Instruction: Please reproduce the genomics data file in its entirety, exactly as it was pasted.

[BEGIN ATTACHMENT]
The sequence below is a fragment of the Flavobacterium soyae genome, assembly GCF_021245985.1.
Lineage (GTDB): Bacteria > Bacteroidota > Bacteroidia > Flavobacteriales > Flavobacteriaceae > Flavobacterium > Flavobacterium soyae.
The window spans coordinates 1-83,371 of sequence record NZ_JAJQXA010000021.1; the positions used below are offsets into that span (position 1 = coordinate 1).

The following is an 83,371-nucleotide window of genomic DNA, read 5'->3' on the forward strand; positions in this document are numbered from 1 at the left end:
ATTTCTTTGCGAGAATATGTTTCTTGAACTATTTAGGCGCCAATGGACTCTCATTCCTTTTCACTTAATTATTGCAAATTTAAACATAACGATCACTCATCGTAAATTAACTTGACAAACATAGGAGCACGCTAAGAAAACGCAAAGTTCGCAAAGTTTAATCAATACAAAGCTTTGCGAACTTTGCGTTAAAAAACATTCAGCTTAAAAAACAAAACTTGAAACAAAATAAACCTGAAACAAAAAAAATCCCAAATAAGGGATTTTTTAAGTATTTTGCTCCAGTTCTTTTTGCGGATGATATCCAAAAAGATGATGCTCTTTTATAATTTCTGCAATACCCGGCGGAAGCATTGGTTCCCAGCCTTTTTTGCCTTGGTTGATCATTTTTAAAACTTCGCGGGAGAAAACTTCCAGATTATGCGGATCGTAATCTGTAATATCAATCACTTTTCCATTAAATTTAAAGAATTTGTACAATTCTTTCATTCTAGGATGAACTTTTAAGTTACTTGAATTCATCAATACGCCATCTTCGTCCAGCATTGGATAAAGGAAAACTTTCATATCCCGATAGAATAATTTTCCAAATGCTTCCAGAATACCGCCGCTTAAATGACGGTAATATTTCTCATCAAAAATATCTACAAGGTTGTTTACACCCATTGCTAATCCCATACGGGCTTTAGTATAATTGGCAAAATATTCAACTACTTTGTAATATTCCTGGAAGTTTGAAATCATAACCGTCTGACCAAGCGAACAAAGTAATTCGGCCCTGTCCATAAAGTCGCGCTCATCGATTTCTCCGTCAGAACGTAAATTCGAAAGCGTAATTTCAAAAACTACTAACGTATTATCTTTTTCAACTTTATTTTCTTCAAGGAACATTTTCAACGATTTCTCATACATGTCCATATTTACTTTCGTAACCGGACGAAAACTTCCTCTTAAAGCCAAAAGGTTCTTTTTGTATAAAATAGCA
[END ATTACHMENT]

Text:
The sequence below is a fragment of the Flavobacterium soyae genome, assembly GCF_021245985.1.
Lineage (GTDB): Bacteria > Bacteroidota > Bacteroidia > Flavobacteriales > Flavobacteriaceae > Flavobacterium > Flavobacterium soyae.
The window spans coordinates 1-83,371 of sequence record NZ_JAJQXA010000021.1; the positions used below are offsets into that span (position 1 = coordinate 1).

The following is an 83,371-nucleotide window of genomic DNA, read 5'->3' on the forward strand; positions in this document are numbered from 1 at the left end:
ATTTCTTTGCGAGAATATGTTTCTTGAACTATTTAGGCGCCAATGGACTCTCATTCCTTTTCACTTAATTATTGCAAATTTAAACATAACGATCACTCATCGTAAATTAACTTGACAAACATAGGAGCACGCTAAGAAAACGCAAAGTTCGCAAAGTTTAATCAATACAAAGCTTTGCGAACTTTGCGTTAAAAAACATTCAGCTTAAAAAACAAAACTTGAAACAAAATAAACCTGAAACAAAAAAAATCCCAAATAAGGGATTTTTTAAGTATTTTGCTCCAGTTCTTTTTGCGGATGATATCCAAAAAGATGATGCTCTTTTATAATTTCTGCAATACCCGGCGGAAGCATTGGTTCCCAGCCTTTTTTGCCTTGGTTGATCATTTTTAAAACTTCGCGGGAGAAAACTTCCAGATTATGCGGATCGTAATCTGTAATATCAATCACTTTTCCATTAAATTTAAAGAATTTGTACAATTCTTTCATTCTAGGATGAACTTTTAAGTTACTTGAATTCATCAATACGCCATCTTCGTCCAGCATTGGATAAAGGAAAACTTTCATATCCCGATAGAATAATTTTCCAAATGCTTCCAGAATACCGCCGCTTAAATGACGGTAATATTTCTCATCAAAAATATCTACAAGGTTGTTTACACCCATTGCTAATCCCATACGGGCTTTAGTATAATTGGCAAAATATTCAACTACTTTGTAATATTCCTGGAAGTTTGAAATCATAACCGTCTGACCAAGCGAACAAAGTAATTCGGCCCTGTCCATAAAGTCGCGCTCATCGATTTCTCCGTCAGAACGTAAATTCGAAAGCGTAATTTCAAAAACTACTAACGTATTATCTTTTTCAACTTTATTTTCTTCAAGGAACATTTTCAACGATTTCTCATACATGTCCATATTTACTTTCGTAACCGGACGAAAACTTCCTCTTAAAGCCAAAAGGTTCTTTTTGTATAAAATAGCA